Dr. Alison Murray

Gender has nothing to do with it! If you want to pursue science or engineering, go for it.

Associate Professor, Biological Sciences
University of Alberta

I moved across the country during my education with a BSc from University of Victoria, MSc from University of Alberta and PhD from McGill University. I spent many years working at the Canadian Museum of Nature, before joining the Department of Biological Sciences at the University of Alberta in 2006.

As an academic, what is your favourite part of your job?

Doing research - as a palaeontologist one of my favourite activities is examining the fossils and describing them. I normally work on material that is 20 to 100 million years old, and I always find it fascinating to know I am holding something that was alive so many millions of years ago.

What are you researching and what excites you about it?

I work on fossil fishes, describing new genera and species, determining their evolutionary relationships, and trying to decipher their biogeography - how they got where they were including looking at such factors as changing continental configurations, marine barriers, or other geological and environmental issues.

What types of professions can students graduating in your field enter?

With an undergraduate degree, our students have gone on to careers in fossil preparation, paleontological resource assessments, and working in science education. With a graduate degree, students have gone on to become college instructors or university professors, working as scientists in natural history museums, or consultants for land assessments (in areas where paleontological resources are protected, then the consultant will work with companies to recover fossils that might otherwise be damaged or lost)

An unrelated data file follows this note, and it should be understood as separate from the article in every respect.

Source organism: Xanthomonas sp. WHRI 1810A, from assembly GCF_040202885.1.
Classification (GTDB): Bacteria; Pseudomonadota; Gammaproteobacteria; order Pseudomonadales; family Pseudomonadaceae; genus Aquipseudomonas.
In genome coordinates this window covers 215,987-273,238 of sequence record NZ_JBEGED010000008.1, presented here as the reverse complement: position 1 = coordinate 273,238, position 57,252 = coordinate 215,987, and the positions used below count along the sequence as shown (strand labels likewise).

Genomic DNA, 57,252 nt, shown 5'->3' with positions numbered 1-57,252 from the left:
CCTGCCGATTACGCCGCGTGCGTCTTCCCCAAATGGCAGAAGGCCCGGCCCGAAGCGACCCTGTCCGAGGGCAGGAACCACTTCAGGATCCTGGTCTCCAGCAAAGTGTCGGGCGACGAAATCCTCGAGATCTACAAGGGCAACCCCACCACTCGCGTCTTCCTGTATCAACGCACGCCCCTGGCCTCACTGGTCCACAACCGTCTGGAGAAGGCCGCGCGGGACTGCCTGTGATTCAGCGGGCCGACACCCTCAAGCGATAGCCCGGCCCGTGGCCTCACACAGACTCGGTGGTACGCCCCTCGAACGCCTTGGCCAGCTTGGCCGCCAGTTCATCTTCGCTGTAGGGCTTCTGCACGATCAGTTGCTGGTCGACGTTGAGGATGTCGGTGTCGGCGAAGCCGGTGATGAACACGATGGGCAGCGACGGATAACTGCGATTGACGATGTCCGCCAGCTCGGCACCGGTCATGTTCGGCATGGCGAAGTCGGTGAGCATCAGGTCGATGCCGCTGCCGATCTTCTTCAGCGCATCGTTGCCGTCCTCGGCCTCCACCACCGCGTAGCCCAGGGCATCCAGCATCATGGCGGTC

Is your workplace male-dominated? If so, how do you negotiate being a woman in a male-dominated workplace and/or field?

Although palaeontology is both biology and geology, I am in the Department of Biological Sciences, and I think this is the area in the Faculty of Science with the largest number of women. The department still has more men than women, but there have been efforts over the years to increase the numbers of women. In the geological sciences, men are still the majority.

How do you foster and encourage diversity in your workplace?

I don't actively foster or encourage diversity, but I try to give equal encouragement and support to all students. Despite not being active in encouraging diversity, my own current and former graduate and undergraduate students have come from all over the world, and the majority are women.

What kinds of systemic support could institutions provide to help encourage girls and women to pursue careers in science and engineering?

I think the U of Alberta makes a great deal of effort to support girls and women in sciences. We have a 'Dean of Diversity' who has spent many years fostering and encouraging the participation of girls and women in science. My faculty and department regularly support the WISEST initiatives

What advice would you give to girls or young women who are interested in careers in science or engineering?

Gender has nothing to do with it! If you want to pursue science or engineering, go for it.

As a professional in science or engineering, who are your role models and mentors?

Most of my role models have been men, not surprisingly as most of the senior people in my field are men. Both my MSc and PhD supervisors were important role models for me.